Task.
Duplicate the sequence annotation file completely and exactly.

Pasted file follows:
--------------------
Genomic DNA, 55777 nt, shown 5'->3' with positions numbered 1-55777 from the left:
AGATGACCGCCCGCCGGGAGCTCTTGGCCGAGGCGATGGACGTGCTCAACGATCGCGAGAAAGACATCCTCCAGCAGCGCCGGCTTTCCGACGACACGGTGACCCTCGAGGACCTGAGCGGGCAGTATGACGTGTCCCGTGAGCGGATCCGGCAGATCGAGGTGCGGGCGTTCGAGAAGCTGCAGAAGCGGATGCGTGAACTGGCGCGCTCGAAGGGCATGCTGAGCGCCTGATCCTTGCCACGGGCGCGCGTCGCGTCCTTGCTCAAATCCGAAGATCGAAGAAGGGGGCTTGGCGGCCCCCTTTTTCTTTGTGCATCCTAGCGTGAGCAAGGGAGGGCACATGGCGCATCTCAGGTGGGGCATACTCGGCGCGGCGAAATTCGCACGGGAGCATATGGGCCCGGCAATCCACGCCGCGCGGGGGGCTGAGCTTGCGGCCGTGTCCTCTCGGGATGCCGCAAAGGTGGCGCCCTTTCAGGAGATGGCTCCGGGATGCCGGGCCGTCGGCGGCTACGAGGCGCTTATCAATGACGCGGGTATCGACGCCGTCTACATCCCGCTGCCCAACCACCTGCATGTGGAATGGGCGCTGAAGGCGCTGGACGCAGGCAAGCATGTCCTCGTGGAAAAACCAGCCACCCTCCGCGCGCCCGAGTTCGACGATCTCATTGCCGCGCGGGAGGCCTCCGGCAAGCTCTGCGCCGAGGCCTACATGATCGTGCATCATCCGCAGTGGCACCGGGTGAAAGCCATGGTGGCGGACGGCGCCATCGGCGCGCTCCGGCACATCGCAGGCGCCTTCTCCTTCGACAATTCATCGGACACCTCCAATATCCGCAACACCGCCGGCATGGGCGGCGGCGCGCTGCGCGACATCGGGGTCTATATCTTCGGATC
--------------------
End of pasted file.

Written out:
Genomic DNA, 55777 nt, shown 5'->3' with positions numbered 1-55777 from the left:
AGATGACCGCCCGCCGGGAGCTCTTGGCCGAGGCGATGGACGTGCTCAACGATCGCGAGAAAGACATCCTCCAGCAGCGCCGGCTTTCCGACGACACGGTGACCCTCGAGGACCTGAGCGGGCAGTATGACGTGTCCCGTGAGCGGATCCGGCAGATCGAGGTGCGGGCGTTCGAGAAGCTGCAGAAGCGGATGCGTGAACTGGCGCGCTCGAAGGGCATGCTGAGCGCCTGATCCTTGCCACGGGCGCGCGTCGCGTCCTTGCTCAAATCCGAAGATCGAAGAAGGGGGCTTGGCGGCCCCCTTTTTCTTTGTGCATCCTAGCGTGAGCAAGGGAGGGCACATGGCGCATCTCAGGTGGGGCATACTCGGCGCGGCGAAATTCGCACGGGAGCATATGGGCCCGGCAATCCACGCCGCGCGGGGGGCTGAGCTTGCGGCCGTGTCCTCTCGGGATGCCGCAAAGGTGGCGCCCTTTCAGGAGATGGCTCCGGGATGCCGGGCCGTCGGCGGCTACGAGGCGCTTATCAATGACGCGGGTATCGACGCCGTCTACATCCCGCTGCCCAACCACCTGCATGTGGAATGGGCGCTGAAGGCGCTGGACGCAGGCAAGCATGTCCTCGTGGAAAAACCAGCCACCCTCCGCGCGCCCGAGTTCGACGATCTCATTGCCGCGCGGGAGGCCTCCGGCAAGCTCTGCGCCGAGGCCTACATGATCGTGCATCATCCGCAGTGGCACCGGGTGAAAGCCATGGTGGCGGACGGCGCCATCGGCGCGCTCCGGCACATCGCAGGCGCCTTCTCCTTCGACAATTCATCGGACACCTCCAATATCCGCAACACCGCCGGCATGGGCGGCGGCGCGCTGCGCGACATCGGGGTCTATATCTTCGGATC